Poets on the first poems they adored. Edited by Carmela Ciuraru, and expanded into her anthology First Loves: Poets Introduce the Essential Poems that Captivated and Inspired Them.
W. S. Merwin
One great stroke of luck for me, as I came to realize much later, was growing up hearing poetry read aloud from the Bible after breakfast—my parents reading to us, that is, before my sister or I had learned to read. The practice never developed much momentum, and it tailed off like the keeping of most journals, but it left in my ear the sound of my mother's voice (I knew my father's from church) reading psalms. The voice was the same that she used for everything but it was refracted by this remote, resonant, lingering language. I loved that more than I knew at first.
There was no road-to-Damascus moment of childhood or adolescence at which poetry suddenly claimed me, but I took solid pleasure, as soon as I encountered them, in Stevenson's poems for children, and Lewis Carroll's brainy nonsense, and the lyric capabilities of Twain's colloquial prose.
C. K. Williams
One day in Mexico in the spring of 1963, I was chatting about poetry with my then new and now old friend, the painter Bruce McGrew. I'd been writing poetry, or trying to write poetry, or working towards one day being able to write real poetry for six or seven years. I hadn't published anything yet, and I'd experienced poetry mostly as a labor I'd assigned myself, a task I toiled at, scribbling and studying and constantly thinking, brooding, going crazy about.
W. D. Snodgrass
I have to confess that my first loves in poetry were outmoded and half-forgotten things that our teachers read aloud. I went to grade school in a small, industrial city (Beaver Falls, Pennsylvania) with a large immigrant population: Italian, Polish, Greek, Hungarian and Romanian. This made for a somewhat rough-and-tumble atmosphere. But we had some splendid teachers.
Not ever having thought to be a poet, it's hard to recall what most moved me toward it when young--except for what was part and parcel of our usual small town life, my older sister Helen's own interests in poetry, my Aunt Bernice's occasional contributions of poems for the various editorial pages of the newspapers where she lived, my grandmother's store of remembered verses.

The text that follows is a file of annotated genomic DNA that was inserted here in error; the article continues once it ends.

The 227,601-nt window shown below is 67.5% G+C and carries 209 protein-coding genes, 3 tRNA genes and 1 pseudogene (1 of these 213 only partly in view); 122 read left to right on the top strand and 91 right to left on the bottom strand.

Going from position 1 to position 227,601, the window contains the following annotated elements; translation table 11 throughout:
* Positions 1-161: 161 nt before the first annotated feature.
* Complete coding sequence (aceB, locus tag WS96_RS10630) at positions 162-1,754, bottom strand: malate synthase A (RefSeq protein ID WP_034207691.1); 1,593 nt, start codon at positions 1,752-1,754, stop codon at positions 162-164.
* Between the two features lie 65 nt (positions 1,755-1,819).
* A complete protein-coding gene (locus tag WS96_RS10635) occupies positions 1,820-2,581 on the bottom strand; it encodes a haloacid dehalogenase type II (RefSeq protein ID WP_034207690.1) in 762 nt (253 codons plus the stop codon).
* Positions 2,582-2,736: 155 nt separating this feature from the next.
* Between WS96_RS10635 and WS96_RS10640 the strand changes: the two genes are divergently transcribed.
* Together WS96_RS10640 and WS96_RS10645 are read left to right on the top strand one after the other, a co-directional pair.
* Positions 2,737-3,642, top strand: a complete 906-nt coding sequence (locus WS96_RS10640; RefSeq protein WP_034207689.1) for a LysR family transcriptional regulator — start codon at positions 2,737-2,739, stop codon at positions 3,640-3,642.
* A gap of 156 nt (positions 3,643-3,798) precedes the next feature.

I always knew I liked poetry more than anything. More than boys. More than butterflies. More than fresh sheets on a hot St. Louis night. I'm not sure I liked poetry more than dancing or Jackie Wilson. Or sleeping on the second-floor screened porch when even fresh sweet sun-dried sheets were no match for the weight of the air of my sister's wandering limbs.
In grammar school when I was in the fourth or fifth grade, Miss Blomberg exhorted us to memorize work by such sterling American poets as Longfellow, Whittier, and Lowell. Gold stars were given out to those who could rise, face the class, and recite flawlessly, or nearly so, parts of "Tell me not, in mournful numbers / Life is but an empty dream" or "Blessings on thee, little man, / Barefoot boy with cheek of tan!" or, in my case, a sizable chunk of James Russell Lowell's "The Vision of Sir Launfal."
Thanks to lullabies, prayers, and Mother Goose, I had this much by heart before I could talk: Words say that people are present. And some words come together to make a place. It takes shape in the little stillness it causes to surround it, pleasing both speaker and listener.